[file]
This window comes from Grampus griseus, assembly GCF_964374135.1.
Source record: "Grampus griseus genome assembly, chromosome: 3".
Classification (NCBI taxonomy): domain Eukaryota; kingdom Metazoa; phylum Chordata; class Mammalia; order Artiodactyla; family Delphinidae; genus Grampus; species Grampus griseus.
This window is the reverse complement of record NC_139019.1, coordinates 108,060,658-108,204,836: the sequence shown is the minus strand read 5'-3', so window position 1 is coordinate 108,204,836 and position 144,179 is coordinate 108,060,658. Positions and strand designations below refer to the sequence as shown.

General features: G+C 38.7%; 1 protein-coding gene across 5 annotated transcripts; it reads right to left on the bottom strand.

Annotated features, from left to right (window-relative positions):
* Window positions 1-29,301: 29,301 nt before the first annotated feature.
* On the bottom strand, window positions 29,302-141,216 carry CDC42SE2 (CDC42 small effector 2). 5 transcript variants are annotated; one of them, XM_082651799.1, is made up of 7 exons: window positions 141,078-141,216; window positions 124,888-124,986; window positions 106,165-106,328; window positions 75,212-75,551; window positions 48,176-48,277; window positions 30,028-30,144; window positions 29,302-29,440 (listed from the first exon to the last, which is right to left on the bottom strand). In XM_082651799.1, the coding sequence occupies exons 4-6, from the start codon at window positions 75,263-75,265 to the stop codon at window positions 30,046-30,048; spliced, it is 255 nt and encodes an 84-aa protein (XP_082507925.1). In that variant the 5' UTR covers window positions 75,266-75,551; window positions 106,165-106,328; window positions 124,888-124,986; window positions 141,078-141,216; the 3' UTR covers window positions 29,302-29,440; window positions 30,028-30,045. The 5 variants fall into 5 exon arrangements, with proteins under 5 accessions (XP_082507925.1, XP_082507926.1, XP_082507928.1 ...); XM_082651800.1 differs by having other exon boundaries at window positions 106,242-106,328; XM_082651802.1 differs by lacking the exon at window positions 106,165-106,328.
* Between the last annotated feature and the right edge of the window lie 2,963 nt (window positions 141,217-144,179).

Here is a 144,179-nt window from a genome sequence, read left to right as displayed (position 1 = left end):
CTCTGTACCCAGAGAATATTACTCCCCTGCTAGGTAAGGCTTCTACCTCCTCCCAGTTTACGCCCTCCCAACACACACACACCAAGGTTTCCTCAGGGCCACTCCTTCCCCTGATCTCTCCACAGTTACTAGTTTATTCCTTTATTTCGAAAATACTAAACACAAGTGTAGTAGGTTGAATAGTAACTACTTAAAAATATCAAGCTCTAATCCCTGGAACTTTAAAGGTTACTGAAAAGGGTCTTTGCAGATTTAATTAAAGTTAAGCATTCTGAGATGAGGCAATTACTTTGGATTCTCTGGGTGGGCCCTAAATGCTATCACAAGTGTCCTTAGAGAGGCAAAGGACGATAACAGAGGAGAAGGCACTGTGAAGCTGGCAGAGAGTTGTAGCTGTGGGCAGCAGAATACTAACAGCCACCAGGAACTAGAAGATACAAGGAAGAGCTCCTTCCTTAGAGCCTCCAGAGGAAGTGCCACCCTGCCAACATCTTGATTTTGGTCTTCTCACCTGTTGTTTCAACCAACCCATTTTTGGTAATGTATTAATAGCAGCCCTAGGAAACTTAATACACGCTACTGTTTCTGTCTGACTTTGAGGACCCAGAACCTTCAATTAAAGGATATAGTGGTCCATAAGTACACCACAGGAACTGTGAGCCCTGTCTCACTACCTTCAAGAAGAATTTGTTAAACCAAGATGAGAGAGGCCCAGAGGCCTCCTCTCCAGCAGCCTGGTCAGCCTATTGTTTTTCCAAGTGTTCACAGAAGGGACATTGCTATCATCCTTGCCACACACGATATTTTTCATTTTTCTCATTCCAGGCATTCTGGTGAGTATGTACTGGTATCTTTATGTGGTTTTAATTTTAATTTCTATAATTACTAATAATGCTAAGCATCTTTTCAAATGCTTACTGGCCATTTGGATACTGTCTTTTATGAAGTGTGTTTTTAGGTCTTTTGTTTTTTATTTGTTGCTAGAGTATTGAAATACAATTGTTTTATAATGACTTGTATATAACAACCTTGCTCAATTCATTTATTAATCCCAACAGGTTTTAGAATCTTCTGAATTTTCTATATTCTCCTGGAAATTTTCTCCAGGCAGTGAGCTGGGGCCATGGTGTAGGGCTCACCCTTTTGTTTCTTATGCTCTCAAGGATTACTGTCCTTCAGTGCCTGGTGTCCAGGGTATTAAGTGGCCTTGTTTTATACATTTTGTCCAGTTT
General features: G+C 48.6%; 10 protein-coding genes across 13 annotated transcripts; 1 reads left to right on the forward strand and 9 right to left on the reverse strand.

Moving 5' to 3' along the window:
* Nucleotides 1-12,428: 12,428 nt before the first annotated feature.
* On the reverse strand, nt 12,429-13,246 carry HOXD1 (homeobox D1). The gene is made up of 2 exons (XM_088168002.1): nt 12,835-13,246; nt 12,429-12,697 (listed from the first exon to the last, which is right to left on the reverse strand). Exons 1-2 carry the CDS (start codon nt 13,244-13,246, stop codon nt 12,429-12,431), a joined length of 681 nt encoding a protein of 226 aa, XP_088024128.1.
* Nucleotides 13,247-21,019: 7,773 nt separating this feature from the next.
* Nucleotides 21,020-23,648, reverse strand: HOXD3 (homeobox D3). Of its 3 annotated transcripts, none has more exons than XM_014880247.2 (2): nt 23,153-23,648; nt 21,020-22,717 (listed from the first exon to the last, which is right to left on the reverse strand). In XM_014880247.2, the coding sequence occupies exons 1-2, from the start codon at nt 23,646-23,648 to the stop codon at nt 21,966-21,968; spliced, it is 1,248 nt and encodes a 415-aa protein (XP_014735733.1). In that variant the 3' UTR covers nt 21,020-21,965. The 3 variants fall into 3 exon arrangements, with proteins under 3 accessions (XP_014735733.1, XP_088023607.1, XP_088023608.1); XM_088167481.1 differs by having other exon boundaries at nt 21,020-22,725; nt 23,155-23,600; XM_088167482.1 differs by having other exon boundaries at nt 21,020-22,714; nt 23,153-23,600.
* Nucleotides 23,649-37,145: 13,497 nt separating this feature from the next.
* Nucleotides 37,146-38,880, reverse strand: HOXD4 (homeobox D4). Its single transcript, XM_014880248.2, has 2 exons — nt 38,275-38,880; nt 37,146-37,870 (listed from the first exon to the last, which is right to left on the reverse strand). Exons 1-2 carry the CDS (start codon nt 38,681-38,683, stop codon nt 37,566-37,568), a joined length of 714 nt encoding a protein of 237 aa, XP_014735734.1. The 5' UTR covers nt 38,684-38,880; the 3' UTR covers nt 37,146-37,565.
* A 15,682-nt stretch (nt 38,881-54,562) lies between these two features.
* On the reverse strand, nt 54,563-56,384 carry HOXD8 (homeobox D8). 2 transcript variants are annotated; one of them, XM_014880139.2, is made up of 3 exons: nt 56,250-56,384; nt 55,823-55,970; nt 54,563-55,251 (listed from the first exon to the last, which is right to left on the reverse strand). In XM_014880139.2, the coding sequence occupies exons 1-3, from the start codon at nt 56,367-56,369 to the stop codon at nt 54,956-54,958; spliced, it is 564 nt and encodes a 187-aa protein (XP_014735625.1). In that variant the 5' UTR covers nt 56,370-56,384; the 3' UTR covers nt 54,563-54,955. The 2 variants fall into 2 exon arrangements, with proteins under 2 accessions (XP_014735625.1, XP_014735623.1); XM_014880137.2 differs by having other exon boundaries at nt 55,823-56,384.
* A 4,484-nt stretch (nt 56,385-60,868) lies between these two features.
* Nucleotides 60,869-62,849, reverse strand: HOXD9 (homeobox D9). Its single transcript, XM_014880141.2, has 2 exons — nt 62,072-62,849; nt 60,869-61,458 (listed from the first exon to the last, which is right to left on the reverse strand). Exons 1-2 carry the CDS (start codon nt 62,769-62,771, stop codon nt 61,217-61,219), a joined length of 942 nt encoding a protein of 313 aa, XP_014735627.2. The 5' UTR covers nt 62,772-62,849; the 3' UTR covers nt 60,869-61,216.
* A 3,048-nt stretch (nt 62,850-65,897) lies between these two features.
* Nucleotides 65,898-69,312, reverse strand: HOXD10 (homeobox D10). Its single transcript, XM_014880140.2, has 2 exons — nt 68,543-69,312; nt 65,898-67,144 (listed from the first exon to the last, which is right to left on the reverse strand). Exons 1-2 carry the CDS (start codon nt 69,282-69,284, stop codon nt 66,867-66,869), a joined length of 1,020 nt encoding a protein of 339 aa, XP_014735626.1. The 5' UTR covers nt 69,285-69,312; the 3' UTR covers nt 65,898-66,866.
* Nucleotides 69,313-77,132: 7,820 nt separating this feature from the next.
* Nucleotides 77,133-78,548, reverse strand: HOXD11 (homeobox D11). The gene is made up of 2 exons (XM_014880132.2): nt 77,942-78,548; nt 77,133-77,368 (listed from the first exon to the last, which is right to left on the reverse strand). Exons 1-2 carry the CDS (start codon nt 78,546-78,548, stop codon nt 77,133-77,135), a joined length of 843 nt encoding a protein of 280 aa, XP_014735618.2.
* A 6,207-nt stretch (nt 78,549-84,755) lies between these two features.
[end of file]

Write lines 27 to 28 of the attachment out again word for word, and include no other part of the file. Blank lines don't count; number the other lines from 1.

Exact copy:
* Nucleotides 77,133-78,548, reverse strand: HOXD11 (homeobox D11). The gene is made up of 2 exons (XM_014880132.2): nt 77,942-78,548; nt 77,133-77,368 (listed from the first exon to the last, which is right to left on the reverse strand). Exons 1-2 carry the CDS (start codon nt 78,546-78,548, stop codon nt 77,133-77,135), a joined length of 843 nt encoding a protein of 280 aa, XP_014735618.2.
* A 6,207-nt stretch (nt 78,549-84,755) lies between these two features.